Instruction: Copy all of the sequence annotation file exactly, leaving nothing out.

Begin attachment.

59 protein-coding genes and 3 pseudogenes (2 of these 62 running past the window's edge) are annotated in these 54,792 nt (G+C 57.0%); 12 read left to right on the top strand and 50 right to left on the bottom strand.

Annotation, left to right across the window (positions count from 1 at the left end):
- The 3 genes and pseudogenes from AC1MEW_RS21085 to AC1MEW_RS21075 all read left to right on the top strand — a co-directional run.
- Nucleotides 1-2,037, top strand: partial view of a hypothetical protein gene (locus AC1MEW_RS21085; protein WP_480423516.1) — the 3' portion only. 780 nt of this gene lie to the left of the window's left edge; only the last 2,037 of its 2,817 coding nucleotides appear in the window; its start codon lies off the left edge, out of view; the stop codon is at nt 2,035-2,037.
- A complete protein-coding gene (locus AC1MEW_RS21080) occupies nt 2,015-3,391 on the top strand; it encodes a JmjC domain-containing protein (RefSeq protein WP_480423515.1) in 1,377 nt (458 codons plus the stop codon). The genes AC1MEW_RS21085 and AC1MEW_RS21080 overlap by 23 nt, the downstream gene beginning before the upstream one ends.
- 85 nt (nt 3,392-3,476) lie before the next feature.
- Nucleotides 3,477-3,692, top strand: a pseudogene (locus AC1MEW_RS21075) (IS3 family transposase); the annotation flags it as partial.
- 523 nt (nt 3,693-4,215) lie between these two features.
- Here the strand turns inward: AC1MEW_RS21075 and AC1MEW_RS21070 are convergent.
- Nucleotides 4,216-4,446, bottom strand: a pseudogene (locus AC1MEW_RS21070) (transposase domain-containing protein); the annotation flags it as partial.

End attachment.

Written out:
59 protein-coding genes and 3 pseudogenes (2 of these 62 running past the window's edge) are annotated in these 54,792 nt (G+C 57.0%); 12 read left to right on the top strand and 50 right to left on the bottom strand.

Annotation, left to right across the window (positions count from 1 at the left end):
- The 3 genes and pseudogenes from AC1MEW_RS21085 to AC1MEW_RS21075 all read left to right on the top strand — a co-directional run.
- Nucleotides 1-2,037, top strand: partial view of a hypothetical protein gene (locus AC1MEW_RS21085; protein WP_480423516.1) — the 3' portion only. 780 nt of this gene lie to the left of the window's left edge; only the last 2,037 of its 2,817 coding nucleotides appear in the window; its start codon lies off the left edge, out of view; the stop codon is at nt 2,035-2,037.
- A complete protein-coding gene (locus AC1MEW_RS21080) occupies nt 2,015-3,391 on the top strand; it encodes a JmjC domain-containing protein (RefSeq protein WP_480423515.1) in 1,377 nt (458 codons plus the stop codon). The genes AC1MEW_RS21085 and AC1MEW_RS21080 overlap by 23 nt, the downstream gene beginning before the upstream one ends.
- 85 nt (nt 3,392-3,476) lie before the next feature.
- Nucleotides 3,477-3,692, top strand: a pseudogene (locus AC1MEW_RS21075) (IS3 family transposase); the annotation flags it as partial.
- 523 nt (nt 3,693-4,215) lie between these two features.
- Here the strand turns inward: AC1MEW_RS21075 and AC1MEW_RS21070 are convergent.
- Nucleotides 4,216-4,446, bottom strand: a pseudogene (locus AC1MEW_RS21070) (transposase domain-containing protein); the annotation flags it as partial.